This virtual exhibit highlights the numerous materials used to inform some African communities about HIV/AIDS with the hope of slowing infection rates, shattering myths and misconceptions about the disease, while teaching people to live with and support HIV positive individuals.

Don Roberts: A Tribute

Don Roberts, director of the Music Library, has retired after 33 years at Northwestern University. This exhibit is a tribute to his contributions to the fields of music, ethnomusicology, and music librarianship.

Northwestern Football

A web exhibit of photographs, artifacts, and documents on the history of football at Northwestern University. Originals are preserved in University Archive's collection.

Notable Northwestern University Alumni

From nineteenth-century politician William Jennings Bryan to Miss America 1998 Kate Schindle, alumni of Northwestern University have achieved prominence in many fields. The men and women featured in this exhibit represent a small sampling of Northwestern alums who have made their names noteworthy.


Pictured: Saul Bellow

World Aids Day 2006 Poster Video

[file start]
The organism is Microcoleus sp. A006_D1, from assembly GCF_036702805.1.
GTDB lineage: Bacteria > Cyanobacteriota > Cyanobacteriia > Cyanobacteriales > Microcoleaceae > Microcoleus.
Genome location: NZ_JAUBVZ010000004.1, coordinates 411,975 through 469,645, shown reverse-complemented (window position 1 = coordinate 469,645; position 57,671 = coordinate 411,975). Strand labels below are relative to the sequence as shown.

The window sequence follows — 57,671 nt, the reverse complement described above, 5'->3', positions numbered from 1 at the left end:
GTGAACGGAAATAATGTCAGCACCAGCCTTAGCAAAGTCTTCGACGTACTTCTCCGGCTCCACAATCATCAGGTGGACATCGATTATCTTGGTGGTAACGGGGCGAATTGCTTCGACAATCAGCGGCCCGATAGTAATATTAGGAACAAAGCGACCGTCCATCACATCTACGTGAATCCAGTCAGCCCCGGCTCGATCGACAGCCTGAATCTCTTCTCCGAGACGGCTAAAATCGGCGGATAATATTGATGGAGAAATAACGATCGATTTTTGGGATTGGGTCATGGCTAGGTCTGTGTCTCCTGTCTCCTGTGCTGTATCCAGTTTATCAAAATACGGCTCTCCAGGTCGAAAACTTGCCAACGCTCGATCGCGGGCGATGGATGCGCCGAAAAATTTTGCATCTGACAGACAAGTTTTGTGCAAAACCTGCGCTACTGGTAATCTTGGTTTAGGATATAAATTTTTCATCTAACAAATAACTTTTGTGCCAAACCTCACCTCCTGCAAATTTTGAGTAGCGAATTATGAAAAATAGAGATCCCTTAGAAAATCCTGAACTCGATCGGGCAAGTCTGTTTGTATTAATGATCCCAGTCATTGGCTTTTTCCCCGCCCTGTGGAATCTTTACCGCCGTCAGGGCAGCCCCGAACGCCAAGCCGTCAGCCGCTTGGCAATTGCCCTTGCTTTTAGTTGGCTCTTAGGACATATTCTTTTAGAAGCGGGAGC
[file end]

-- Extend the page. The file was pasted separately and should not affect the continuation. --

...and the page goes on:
The poster collection of the Melville J. Herskovits Library of African Studies, Northwestern University, documents the efforts of African governments and private organizations to promote public awareness regarding HIV & AIDS. This three-minute video shows a small sample of posters drawn from the collection.

1968 Student Protests

Forty years ago, while demonstrations, sit-ins, and student activism were sweeping the nation's campuses, Northwestern was home to a notable moment of its own.

From May 3-4, 1968, a group of African-American students, organized by For Members Only and the Afro-American Student Union, occupied the school's business office at 619 Clark Street, to protest what they characterized as the school's lack of response to an April 22 set of demands to the administration.

This was the first time the administration was faced with this type of student action and it would go on to have lasting impact, particularly in the push for an African-American studies department and increased African-American enrollment.